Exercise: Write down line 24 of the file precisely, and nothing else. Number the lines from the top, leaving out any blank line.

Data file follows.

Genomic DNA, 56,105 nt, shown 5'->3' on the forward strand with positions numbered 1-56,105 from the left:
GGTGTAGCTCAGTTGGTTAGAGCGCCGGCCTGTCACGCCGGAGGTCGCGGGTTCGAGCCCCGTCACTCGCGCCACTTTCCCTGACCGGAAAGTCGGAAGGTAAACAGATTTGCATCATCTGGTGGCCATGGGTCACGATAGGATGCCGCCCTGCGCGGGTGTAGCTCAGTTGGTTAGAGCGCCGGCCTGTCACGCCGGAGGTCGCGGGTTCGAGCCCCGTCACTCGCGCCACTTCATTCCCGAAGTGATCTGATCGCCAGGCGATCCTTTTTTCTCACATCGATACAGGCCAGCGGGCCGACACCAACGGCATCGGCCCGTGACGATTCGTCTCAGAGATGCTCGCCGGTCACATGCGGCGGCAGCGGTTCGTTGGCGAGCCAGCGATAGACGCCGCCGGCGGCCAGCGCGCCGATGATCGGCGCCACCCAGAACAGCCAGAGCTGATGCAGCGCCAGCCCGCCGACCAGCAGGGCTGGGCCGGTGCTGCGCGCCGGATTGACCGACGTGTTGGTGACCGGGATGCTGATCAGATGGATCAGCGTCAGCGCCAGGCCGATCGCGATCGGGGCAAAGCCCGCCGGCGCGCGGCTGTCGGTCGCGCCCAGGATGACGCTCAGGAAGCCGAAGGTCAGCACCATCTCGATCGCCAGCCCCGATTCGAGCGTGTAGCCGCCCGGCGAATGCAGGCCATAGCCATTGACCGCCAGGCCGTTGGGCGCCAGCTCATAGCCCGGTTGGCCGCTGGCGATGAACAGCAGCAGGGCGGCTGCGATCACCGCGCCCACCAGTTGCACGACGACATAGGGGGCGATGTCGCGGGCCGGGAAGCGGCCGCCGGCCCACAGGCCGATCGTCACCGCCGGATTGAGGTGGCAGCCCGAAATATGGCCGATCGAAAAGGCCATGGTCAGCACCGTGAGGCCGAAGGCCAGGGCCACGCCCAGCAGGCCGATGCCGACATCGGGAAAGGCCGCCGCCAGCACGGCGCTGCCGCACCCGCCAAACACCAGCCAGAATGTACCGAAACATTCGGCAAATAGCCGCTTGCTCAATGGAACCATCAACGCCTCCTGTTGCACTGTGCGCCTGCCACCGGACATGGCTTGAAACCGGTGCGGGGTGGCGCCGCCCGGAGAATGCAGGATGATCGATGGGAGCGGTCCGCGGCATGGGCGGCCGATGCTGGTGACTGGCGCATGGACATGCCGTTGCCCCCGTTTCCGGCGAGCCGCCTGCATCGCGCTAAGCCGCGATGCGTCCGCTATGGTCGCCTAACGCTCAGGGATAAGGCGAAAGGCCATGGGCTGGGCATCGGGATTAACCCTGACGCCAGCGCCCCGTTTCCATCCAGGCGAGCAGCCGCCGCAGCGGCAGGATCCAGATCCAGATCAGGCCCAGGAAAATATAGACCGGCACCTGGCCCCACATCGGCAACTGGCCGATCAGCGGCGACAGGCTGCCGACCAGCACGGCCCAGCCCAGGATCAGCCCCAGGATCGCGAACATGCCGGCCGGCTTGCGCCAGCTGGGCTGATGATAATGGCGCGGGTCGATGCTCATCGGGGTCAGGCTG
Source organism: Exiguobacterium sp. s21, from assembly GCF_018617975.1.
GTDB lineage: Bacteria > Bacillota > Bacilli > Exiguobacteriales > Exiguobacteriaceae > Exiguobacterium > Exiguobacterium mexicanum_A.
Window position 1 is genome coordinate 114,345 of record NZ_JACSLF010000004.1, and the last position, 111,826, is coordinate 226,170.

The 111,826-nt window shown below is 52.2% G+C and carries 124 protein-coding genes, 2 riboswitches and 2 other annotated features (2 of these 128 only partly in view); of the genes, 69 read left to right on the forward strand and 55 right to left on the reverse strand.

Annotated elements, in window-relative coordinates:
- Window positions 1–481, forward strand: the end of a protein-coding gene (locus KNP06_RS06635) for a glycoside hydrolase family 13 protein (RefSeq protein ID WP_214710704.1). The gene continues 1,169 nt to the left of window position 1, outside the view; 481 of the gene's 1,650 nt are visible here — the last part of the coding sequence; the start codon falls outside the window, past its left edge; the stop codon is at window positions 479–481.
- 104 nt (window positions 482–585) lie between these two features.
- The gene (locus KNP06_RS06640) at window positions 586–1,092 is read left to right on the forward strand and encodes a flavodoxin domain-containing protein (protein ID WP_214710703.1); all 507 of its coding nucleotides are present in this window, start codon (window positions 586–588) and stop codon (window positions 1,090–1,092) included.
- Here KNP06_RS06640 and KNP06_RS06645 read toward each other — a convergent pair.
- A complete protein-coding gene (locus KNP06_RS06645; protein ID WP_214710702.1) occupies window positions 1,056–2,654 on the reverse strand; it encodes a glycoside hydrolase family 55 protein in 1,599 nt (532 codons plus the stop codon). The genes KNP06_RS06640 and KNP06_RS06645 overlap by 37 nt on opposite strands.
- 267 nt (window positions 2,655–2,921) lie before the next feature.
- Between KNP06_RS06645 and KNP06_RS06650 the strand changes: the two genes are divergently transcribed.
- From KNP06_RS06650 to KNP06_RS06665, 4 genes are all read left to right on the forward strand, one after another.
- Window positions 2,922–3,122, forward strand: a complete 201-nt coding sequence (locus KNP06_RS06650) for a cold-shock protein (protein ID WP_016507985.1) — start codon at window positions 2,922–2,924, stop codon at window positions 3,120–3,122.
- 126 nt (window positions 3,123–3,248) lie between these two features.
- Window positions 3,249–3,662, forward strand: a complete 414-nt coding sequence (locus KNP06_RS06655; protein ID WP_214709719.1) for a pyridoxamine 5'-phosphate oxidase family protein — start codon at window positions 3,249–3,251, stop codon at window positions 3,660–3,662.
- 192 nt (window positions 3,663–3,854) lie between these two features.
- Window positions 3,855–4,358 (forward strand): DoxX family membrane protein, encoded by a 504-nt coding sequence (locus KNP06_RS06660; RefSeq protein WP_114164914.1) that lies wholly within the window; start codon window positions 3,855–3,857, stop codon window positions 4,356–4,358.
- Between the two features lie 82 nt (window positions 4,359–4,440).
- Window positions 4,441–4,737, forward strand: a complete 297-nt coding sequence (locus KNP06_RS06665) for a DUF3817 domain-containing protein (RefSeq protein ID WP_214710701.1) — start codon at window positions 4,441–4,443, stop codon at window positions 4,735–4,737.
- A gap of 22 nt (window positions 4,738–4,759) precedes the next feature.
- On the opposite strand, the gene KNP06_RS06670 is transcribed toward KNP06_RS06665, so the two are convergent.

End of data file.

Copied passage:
- On the opposite strand, the gene KNP06_RS06670 is transcribed toward KNP06_RS06665, so the two are convergent.